mediaplayer

Popcorn Hour A-200 networked media tank: $179 from Jan 18th

Popcorn Hour A-200 networked media tank: $179 from Jan 18th

Popcorn Hour have eschewed CES 2010 for their latest media player, and instead stealth-announced it on their user forum.  The Popcorn Hour A-200 is a compact set-top box that slots in-between the company's entry-level A-110 and flagship C-200; you lose the externally-accessed HDD/Blu-ray bay (though you can still internally mount a 2.5/3.5-inch HDD) but still get 1080p HD functionality and the company's new UI and app center.

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Boxee Box by D-Link demo

Boxee Box by D-Link demo

Boxee have already developed something of a cult following with the software incarnation of their media player, and with the unveil at CES 2010 of the standalone Boxee Box by D-Link we've a feeling they're about to go mainstream.  We stopped by to check out the latest version of Boxee, together with the Tegra 2 packing hardware D-Link have put together for it; you can see our hands on video after the cut.

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Boxee Box Tegra 2 confirmed; Boxee Beta goes public

Boxee Box Tegra 2 confirmed; Boxee Beta goes public

Now that the Boxee Box by D-Link is officially official, and the NVIDIA Tegra 2 chipset is the same, Boxee can finally confirm that yes, they've used the low-power 1080p-capable Tegra T20 chip in their upcoming media streamer.  According to a new post on the Boxee blog, the dual-core ARM Cortex A9 CPU means the Boxee Box is capable of Adobe Flash 10.1 decoding, HD streaming and local 1080p playback.

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D-Link Pebble Media Player for local & network streaming

D-Link Pebble Media Player for local & network streaming

D-Link would like to point out that Sling Media aren't the only company who can do place-shifting with interestingly-designed hardware, and to that end the networking specialists have outed the D-Link Pebble Media Player at CES 2010.  A curvaceous lump with both HDMI and ethernet connectivity, the Pebble can stream media from across a network or play it from local memory cards or USB sticks.

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Iomega ScreenPlay Director HD media players announced

Iomega ScreenPlay Director HD media players announced

Iomega has announced their latest digital media devices, the Iomega ScreenPlay Director HD, ScreenPlay Plus HD and the ScreenPlay TV Link Director, each of which promise to funnel your video, audio and image content onto your HDTV.  The top-spec ScreenPlay Director HD Media Player has 1TB of onboard storage together with an ethernet connection for DLNA streaming playback across a network; there are also three USB 2.0 ports, for plugging in external storage, a USB WiFi adapter or cameras for direct playback.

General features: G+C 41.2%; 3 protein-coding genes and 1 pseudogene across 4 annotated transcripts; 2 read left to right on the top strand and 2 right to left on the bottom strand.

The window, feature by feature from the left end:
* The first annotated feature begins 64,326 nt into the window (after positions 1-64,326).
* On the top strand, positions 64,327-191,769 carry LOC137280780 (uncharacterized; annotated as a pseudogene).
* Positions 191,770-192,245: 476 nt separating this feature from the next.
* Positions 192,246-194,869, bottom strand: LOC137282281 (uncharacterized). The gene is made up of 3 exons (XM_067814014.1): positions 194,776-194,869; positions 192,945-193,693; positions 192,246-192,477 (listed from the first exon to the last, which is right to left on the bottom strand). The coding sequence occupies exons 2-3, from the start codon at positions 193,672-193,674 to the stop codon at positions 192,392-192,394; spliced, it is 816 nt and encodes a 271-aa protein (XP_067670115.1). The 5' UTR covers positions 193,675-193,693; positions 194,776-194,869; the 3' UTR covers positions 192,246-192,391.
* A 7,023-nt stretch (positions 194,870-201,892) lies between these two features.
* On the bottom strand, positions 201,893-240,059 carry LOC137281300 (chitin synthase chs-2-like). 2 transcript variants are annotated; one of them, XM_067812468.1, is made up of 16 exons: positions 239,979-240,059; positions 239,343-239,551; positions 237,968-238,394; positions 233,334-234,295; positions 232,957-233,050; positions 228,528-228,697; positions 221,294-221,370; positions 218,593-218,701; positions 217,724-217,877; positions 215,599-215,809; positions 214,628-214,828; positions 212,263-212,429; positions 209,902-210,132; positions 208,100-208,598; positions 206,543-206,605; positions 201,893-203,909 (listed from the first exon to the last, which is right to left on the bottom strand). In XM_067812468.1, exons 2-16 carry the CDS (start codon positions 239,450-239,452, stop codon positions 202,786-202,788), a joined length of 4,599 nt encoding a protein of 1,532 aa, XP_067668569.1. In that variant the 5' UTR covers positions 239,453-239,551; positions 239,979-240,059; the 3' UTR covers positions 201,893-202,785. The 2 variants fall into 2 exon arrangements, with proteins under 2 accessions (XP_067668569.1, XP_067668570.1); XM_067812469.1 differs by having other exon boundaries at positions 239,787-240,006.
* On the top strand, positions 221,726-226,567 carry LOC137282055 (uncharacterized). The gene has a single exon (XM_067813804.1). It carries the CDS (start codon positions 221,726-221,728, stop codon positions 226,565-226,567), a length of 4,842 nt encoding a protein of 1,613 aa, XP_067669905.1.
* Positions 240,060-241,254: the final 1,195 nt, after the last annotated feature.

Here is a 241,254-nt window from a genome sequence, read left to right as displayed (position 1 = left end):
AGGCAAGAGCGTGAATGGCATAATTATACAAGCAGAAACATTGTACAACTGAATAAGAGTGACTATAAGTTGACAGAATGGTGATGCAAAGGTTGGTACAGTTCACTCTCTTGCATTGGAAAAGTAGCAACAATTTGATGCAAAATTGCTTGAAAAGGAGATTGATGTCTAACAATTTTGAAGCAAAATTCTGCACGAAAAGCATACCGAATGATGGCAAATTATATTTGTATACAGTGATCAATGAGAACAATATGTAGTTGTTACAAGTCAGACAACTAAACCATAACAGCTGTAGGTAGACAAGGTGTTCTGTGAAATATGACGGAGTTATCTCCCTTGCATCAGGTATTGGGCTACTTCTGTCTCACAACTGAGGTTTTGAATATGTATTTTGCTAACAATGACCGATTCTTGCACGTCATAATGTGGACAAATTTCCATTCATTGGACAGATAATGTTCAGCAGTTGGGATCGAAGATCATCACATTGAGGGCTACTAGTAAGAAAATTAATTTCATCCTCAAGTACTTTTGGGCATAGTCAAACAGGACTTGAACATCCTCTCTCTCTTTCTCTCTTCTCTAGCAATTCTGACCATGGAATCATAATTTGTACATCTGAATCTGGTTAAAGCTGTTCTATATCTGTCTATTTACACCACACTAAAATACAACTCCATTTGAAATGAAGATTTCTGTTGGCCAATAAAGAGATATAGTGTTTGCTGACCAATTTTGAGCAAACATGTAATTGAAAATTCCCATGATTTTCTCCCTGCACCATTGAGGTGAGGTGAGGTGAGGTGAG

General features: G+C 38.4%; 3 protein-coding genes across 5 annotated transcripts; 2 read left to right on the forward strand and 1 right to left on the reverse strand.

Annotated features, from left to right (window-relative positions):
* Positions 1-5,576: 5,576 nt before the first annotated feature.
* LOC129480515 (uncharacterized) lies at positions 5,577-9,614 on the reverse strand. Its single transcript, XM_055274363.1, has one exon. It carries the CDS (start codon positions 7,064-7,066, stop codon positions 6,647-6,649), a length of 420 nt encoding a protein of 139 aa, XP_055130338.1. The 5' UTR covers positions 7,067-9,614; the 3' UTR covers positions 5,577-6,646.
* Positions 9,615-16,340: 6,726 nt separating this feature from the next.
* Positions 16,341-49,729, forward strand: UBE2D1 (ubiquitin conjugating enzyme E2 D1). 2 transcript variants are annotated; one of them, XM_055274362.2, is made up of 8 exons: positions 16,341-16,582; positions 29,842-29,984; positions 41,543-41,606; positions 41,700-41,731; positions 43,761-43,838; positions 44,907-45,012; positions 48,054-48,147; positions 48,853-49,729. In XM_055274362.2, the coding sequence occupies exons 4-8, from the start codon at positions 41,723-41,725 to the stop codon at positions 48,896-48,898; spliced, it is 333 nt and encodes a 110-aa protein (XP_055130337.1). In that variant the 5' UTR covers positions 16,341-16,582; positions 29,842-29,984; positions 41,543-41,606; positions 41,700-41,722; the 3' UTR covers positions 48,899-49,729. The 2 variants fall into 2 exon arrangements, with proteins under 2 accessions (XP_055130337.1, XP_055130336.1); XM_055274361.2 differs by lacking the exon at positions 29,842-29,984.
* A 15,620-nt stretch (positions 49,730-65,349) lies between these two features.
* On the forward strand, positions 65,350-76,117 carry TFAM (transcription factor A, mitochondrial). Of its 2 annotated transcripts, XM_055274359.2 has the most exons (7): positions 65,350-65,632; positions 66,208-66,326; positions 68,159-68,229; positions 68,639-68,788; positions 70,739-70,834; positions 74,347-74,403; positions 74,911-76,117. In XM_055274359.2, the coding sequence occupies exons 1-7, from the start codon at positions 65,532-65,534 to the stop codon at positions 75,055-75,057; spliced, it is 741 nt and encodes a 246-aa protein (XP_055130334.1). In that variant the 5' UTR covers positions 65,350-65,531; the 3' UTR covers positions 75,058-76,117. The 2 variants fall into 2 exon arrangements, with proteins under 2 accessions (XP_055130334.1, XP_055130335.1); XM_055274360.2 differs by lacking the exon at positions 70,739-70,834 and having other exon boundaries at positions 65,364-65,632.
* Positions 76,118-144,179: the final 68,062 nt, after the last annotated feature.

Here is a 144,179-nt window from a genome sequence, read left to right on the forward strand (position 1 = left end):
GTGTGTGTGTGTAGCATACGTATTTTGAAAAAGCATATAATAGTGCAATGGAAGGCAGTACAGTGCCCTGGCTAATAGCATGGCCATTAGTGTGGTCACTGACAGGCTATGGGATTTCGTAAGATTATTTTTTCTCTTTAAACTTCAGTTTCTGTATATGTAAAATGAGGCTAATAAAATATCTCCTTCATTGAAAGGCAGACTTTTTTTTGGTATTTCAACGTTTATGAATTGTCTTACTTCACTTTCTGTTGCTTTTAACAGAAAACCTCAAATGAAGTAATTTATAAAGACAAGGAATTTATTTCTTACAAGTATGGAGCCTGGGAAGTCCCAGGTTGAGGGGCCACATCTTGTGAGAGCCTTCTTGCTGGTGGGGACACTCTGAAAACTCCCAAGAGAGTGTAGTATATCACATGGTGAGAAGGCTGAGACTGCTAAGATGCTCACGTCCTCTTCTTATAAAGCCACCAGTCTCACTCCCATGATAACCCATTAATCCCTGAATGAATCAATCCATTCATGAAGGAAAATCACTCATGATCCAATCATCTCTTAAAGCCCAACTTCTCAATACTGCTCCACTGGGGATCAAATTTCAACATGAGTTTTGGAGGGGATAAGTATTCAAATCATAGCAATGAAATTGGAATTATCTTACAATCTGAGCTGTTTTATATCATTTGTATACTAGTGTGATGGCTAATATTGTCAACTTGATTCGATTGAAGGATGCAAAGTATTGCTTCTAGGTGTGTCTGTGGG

It supports up to 1080p HD 24fps video playback in H.264, WMV and MKV formats (among others) in addition to streaming YouTube, Shoutcast radio, RSS feeds and podcasts.  The Iomega ScreenPlay Director HD will arrive in the US later in January 2010, priced at $249.

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Personal Television is a little blurry for now

Personal Television is a little blurry for now

In a world that's short on all sorts of resources from oil and gas to water, recently we've been asked to cut down our use yet more. Last week, Ralph de la Vega said heavy users of music over data on the AT&T wireless network were bandwidth hogs, that 3% of smartphone users were using 40% of his capacity and frankly, we need to all cut back just a bit. Spectrum is among the few things that they're not making any more of and, with more users than ever, it's going to be hard to come up with the capacity needed to keep everyone happy. One solution to this is to shift some of the capacity off of current networks and come up with new broadcast models for content distribution. The folks at FloTV have done just that. The service has been around for a bit, mostly on handsets from AT&T that carry support for the service. In a reverse trend the FloTV folks have gone from the phone to creating a dedicated device for the service.

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MSI MT-V660 PMP looks to Zune HD for design inspiration

MSI MT-V660 PMP looks to Zune HD for design inspiration

We're not wanting to point fingers here, but we couldn't help but notice some striking design similarities between the new MSI MT-V660 PMP and Microsoft's Zune HD; still, given the number of iPod copycats we've seen over the years, having your industrial design "borrowed" is now practically a sign that you've arrived.  Appearance aside, the MT-V660 gets a 3.2-inch display, TV output and a reasonably broad range of codec support thanks to the Rockchip RK2806 chipset.

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